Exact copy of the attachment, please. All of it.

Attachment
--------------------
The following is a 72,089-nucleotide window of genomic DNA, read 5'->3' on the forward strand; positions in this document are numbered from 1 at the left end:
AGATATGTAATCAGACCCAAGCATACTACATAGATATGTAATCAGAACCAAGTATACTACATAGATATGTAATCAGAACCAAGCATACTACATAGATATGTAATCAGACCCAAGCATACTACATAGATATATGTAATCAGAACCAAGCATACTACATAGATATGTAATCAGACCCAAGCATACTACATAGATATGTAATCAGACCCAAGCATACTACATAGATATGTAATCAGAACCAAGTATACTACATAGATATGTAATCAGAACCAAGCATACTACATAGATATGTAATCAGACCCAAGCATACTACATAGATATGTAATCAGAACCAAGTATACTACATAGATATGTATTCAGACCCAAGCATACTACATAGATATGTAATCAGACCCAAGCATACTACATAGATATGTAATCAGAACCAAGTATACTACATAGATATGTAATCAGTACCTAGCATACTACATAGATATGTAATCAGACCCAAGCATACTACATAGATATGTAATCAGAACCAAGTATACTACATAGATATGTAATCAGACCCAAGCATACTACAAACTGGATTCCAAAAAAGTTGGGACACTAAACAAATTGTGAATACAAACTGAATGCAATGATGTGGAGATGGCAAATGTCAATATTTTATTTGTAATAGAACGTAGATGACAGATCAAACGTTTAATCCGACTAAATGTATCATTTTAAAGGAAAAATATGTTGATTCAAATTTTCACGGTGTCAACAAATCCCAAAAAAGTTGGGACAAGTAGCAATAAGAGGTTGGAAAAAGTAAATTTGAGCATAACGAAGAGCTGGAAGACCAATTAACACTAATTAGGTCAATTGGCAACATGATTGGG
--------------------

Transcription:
The following is a 72,089-nucleotide window of genomic DNA, read 5'->3' on the forward strand; positions in this document are numbered from 1 at the left end:
AGATATGTAATCAGACCCAAGCATACTACATAGATATGTAATCAGAACCAAGTATACTACATAGATATGTAATCAGAACCAAGCATACTACATAGATATGTAATCAGACCCAAGCATACTACATAGATATATGTAATCAGAACCAAGCATACTACATAGATATGTAATCAGACCCAAGCATACTACATAGATATGTAATCAGACCCAAGCATACTACATAGATATGTAATCAGAACCAAGTATACTACATAGATATGTAATCAGAACCAAGCATACTACATAGATATGTAATCAGACCCAAGCATACTACATAGATATGTAATCAGAACCAAGTATACTACATAGATATGTATTCAGACCCAAGCATACTACATAGATATGTAATCAGACCCAAGCATACTACATAGATATGTAATCAGAACCAAGTATACTACATAGATATGTAATCAGTACCTAGCATACTACATAGATATGTAATCAGACCCAAGCATACTACATAGATATGTAATCAGAACCAAGTATACTACATAGATATGTAATCAGACCCAAGCATACTACAAACTGGATTCCAAAAAAGTTGGGACACTAAACAAATTGTGAATACAAACTGAATGCAATGATGTGGAGATGGCAAATGTCAATATTTTATTTGTAATAGAACGTAGATGACAGATCAAACGTTTAATCCGACTAAATGTATCATTTTAAAGGAAAAATATGTTGATTCAAATTTTCACGGTGTCAACAAATCCCAAAAAAGTTGGGACAAGTAGCAATAAGAGGTTGGAAAAAGTAAATTTGAGCATAACGAAGAGCTGGAAGACCAATTAACACTAATTAGGTCAATTGGCAACATGATTGGG